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Digital Capital Drags Icelandic Mining Firm to Court Over Unpaid Service Fees

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Digital Capital Ltd., a crypto finance and payment firm based out of London, has officially sued Genesis Mining Iceland EHF for failing to make appropriate payments for services.

According to a report from Law 360 earlier this week, the plaintiff accused Genesis Mining of not paying the fees for helping it develop and maintain its banking and credit card processing software, adding that the company was experiencing some financial problems and decided to stop honoring the plaintiff’s invoices for months.

Reneging on an Agreed Contract

The suit was filed with a High Court on January 21. Digital Capital explained that it had assisted Genesis Mining with getting regulatory approval and also helped it with building the software it needed to purchase goods with cryptocurrencies and a debit card. However, while Genesis had started honoring the terms of their agreement and was making payments initially, the firm suddenly stopped paying as far back as November 2018, most likely due to the drop in cryptocurrency prices that came from the crypto winter.

All in all, the British firm claimed that Genesis Mining’s payment snafu led to a £2.4 million debt and losses that could very well run until 2022. Now, it is seeking £6 million ($7.8 million) in fees from Genesis Mining, with the firm also explaining that any delays in the launch of a project from Genesis Mining will not be its fault, as the Iceland-based firm had failed to provide any technical specifications required for Digital Capital to complete the project on time.

On the flip side, Genesis had argued that they weren’t obligated to make any payments under the agreed schedule because certain deliverables from Digital Capital had missed the stipulated delivery date. Since they had no system to maintain, Genesis explained that they decided to shutter the deal entirely in June 2019.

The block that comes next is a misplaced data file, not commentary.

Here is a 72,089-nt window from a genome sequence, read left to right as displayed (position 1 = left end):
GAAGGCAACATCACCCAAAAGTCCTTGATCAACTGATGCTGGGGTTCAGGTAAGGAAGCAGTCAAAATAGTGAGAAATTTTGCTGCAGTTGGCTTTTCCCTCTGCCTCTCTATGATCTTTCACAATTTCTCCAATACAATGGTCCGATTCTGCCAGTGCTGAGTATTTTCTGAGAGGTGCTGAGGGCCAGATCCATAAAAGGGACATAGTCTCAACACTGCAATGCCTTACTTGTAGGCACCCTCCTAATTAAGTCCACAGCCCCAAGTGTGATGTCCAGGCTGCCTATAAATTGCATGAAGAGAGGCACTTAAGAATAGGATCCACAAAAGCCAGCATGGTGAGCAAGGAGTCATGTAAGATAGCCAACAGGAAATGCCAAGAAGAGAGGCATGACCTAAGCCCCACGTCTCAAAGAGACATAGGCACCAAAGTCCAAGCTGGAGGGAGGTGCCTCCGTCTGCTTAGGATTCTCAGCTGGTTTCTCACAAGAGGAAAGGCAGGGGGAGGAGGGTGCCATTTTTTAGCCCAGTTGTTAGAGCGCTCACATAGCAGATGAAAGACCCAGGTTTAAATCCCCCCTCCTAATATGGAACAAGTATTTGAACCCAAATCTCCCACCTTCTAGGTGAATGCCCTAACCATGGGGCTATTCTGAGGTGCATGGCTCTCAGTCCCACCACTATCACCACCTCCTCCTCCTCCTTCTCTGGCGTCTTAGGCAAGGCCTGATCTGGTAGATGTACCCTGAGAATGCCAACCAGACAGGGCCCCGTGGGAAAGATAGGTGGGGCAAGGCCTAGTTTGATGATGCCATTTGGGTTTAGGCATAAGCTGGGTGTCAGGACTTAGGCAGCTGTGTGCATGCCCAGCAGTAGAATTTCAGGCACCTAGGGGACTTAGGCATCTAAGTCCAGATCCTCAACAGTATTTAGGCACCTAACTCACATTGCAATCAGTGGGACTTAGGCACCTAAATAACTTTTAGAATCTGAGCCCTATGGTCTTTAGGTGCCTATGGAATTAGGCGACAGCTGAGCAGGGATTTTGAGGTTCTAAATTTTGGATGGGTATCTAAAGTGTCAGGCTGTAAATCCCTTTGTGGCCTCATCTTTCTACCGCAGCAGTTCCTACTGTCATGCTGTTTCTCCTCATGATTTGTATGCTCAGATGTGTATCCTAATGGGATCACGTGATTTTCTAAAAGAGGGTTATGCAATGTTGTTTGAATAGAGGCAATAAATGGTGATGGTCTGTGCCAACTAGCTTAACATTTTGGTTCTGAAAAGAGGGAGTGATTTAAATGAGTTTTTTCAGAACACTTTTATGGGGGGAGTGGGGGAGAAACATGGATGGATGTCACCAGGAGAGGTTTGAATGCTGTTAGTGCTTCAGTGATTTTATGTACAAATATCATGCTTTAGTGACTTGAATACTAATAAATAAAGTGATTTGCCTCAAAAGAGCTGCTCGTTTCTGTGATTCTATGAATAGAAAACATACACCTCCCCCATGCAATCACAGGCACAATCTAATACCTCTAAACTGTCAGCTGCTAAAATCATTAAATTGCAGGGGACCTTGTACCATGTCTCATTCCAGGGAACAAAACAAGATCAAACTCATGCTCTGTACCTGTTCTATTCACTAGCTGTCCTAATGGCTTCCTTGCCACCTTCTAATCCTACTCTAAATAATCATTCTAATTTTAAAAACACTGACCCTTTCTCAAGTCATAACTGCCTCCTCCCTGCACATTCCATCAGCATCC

The Ghost of 2018 Still Haunts Mining Firms

It’s impossible to decipher whether Genesis Mining just canceled the agreement or what caused this payment problem, but it’s looking more like mining companies have still not been able to shake off the effects of the crypto winter. Bitmain, the largest mining company in the world, showed more sparks in 2019, with several moves that suggested it was back to its profitable ways- most especially the eventual launch of its mining facility in Texas.

However, the firm eventually receded once more, with Bitcoin’s stall towards the end of last year, causing many to believe that the worst wasn’t yet behind the industry. The Chinese firm is now expected to lay off about 50 percent of its workforce. While it branded that move a simple approach to preparing for the upcoming Bitcoin halving, it’s easy to speculate that the company is experiencing some financial strains.

Canaan Creative, one of Bitmain’s biggest rivals, is in an identical boat as well. The firm went public last November to help raise funds to scale. However, despite setting an initially expected capital of $400 million and reducing that by 75 percent, it was still only able to raise $90 million from its IPO as sales started to slump.

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